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NBA PLAYOFFS | AROUND THE LEAGUE

Magic Rewards Rivers With an Extension

April 21, 2001|From Associated Press

The Orlando Magic signed Coach Doc Rivers to a contract extension through the 2004-05 season, ending growing speculation about his future.

Rivers, 39, was rewarded for guiding Orlando to a 43-39 record and a berth in the playoffs, all without all-star Grant Hill--one of two key off-season acquisitions. The Magic had eight new players this season.

While Rivers is pleased to have the extension, he is just as happy about no longer having to address questions regarding potential jobs with other franchises.

"When I was first asked about this contract early in the year, I didn't want it to be an issue and it became an issue everywhere we went where there was an opening," Rivers said. " . . . So I'm glad this is over with and for now on we can talk about Tracy McGrady, Darrell Armstrong and all the other guys and we don't have to talk about me anymore. That's nice."

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Tim Hardaway's bruised left foot felt much better, and so did Miami Heat Coach Pat Riley.

After Hardaway practiced for the first time this week, Riley said his veteran point guard probably will start tonight in the Heat's playoff opener against Charlotte.

"We'll see Saturday how he is, but he looked pretty good today," Riley said. "He worked hard."

Hardaway, hobbled during the playoffs in 1999 and 2000, had been glum earlier this week when discussing his chances of playing in Game 1. But when he took off the protective boot he had been wearing and tested his foot, he was pleased with how it felt.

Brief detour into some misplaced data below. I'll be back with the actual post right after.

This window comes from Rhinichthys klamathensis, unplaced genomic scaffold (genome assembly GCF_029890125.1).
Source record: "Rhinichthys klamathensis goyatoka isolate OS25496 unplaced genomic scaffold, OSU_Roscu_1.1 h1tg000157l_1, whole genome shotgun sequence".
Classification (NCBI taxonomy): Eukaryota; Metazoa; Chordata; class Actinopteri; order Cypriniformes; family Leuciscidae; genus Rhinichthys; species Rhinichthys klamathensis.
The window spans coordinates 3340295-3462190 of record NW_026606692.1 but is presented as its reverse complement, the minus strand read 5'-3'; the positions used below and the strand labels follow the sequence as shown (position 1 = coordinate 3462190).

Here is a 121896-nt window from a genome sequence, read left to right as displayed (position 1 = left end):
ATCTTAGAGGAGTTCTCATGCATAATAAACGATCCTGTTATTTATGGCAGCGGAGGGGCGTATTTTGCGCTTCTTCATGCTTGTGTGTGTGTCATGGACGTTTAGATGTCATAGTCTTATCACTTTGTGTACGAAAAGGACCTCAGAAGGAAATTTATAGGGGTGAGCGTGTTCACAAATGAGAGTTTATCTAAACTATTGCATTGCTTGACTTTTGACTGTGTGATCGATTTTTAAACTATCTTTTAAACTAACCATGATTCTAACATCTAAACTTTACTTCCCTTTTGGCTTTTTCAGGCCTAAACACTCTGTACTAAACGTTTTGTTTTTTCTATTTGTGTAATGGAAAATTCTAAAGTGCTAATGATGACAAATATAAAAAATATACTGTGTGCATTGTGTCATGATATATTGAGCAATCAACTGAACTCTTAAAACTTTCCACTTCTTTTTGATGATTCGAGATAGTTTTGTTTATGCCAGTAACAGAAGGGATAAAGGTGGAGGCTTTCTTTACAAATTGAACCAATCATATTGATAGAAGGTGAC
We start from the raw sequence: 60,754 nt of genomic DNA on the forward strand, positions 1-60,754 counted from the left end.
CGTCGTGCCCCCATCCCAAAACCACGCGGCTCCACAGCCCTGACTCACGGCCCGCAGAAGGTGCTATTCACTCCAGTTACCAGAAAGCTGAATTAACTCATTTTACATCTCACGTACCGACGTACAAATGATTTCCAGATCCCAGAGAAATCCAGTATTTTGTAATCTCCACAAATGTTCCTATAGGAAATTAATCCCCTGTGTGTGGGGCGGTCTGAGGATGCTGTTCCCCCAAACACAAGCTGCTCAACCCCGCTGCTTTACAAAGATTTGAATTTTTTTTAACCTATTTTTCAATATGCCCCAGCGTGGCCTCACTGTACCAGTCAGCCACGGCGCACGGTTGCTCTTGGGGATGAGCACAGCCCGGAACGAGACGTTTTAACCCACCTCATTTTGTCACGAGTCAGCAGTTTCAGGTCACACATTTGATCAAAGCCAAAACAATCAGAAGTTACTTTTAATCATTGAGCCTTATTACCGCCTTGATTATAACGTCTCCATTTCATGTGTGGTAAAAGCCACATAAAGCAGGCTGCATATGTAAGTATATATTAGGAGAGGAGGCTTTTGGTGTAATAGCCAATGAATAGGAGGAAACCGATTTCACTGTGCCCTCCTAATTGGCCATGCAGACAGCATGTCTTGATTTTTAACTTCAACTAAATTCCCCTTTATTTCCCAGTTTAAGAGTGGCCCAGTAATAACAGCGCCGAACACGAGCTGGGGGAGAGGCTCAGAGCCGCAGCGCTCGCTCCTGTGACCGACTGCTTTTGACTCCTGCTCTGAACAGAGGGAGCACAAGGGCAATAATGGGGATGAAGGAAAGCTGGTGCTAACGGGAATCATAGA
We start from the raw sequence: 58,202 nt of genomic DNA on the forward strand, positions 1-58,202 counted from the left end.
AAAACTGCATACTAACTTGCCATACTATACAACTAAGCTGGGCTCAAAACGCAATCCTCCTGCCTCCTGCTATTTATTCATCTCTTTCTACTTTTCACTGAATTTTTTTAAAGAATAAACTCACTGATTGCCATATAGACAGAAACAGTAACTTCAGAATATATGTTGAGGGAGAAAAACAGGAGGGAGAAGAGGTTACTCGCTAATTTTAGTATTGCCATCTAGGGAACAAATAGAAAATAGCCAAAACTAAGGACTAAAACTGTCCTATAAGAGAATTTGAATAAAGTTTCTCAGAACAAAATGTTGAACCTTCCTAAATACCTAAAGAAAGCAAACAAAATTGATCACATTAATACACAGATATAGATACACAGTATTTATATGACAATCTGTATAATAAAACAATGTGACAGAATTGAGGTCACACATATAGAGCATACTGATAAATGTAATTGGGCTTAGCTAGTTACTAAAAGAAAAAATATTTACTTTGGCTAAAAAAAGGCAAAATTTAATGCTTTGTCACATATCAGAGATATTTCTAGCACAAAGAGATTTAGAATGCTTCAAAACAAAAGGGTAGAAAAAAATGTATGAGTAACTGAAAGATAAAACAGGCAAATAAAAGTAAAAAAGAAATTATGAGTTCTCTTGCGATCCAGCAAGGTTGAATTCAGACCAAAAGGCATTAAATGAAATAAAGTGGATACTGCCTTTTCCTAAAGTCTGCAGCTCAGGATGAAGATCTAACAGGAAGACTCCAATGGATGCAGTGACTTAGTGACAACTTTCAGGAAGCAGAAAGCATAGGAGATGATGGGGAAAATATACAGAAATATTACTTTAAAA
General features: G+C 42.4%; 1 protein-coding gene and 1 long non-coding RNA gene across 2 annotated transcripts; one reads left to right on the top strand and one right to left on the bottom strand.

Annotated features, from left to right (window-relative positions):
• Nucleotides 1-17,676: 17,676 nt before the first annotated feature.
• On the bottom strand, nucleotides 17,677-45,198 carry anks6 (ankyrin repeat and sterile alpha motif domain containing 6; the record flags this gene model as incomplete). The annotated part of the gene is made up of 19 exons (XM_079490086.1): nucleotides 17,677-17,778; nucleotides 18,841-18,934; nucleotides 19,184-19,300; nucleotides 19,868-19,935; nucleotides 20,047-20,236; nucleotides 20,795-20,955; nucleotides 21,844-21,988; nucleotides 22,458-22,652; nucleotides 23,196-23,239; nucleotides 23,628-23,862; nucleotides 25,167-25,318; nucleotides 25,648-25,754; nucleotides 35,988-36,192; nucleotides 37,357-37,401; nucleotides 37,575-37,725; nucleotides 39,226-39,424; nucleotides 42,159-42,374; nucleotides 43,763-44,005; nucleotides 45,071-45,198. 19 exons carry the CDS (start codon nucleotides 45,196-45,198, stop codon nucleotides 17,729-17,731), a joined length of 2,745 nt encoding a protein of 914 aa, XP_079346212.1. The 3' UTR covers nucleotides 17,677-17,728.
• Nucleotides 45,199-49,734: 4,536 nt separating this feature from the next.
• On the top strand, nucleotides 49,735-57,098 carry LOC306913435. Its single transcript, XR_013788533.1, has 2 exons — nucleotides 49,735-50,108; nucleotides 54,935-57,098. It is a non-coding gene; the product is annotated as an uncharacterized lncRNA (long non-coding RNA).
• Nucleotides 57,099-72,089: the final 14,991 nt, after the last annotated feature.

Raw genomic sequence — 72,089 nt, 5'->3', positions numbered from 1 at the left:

"I'm thinking I'm going to play," Hardaway said. "Right now I'm like 90%. I'm feeling good."

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Despite finishing with the best record in the Eastern Conference, the Philadelphia 76ers feel they haven't gotten as much respect as the elite teams in the West.

"People have been waiting for us to slip all season," said Aaron McKie, perhaps the best sixth man in the league. "People kept saying we're not that good. We have to go out and prove it. We were picked to finish in the middle of the pack. We have to impose our will, let teams know we are for real."

The Indiana Pacers will get first crack at the 76ers when their best-of-five first-round series begins today at the First Union Center.

Indiana, the defending East champions, has knocked Philadelphia out of the playoffs in the second round the last two years.

But these aren't the same Pacers. Gone from last year's team are Rik Smits, Mark Jackson, Dale Davis and Chris Mullin.

Don't call the Pacers an underdog, however.

"We don't feel that way," said third-year forward Al Harrington. "We feel we can compete against everybody. During the season, they had the lead. We feel as long as we go out, play hard, we can compete and it's a toss-up."

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Marcus Camby went through a full practice for the first time since hurting his hip and insisted he'll be ready for the playoff opener against Toronto.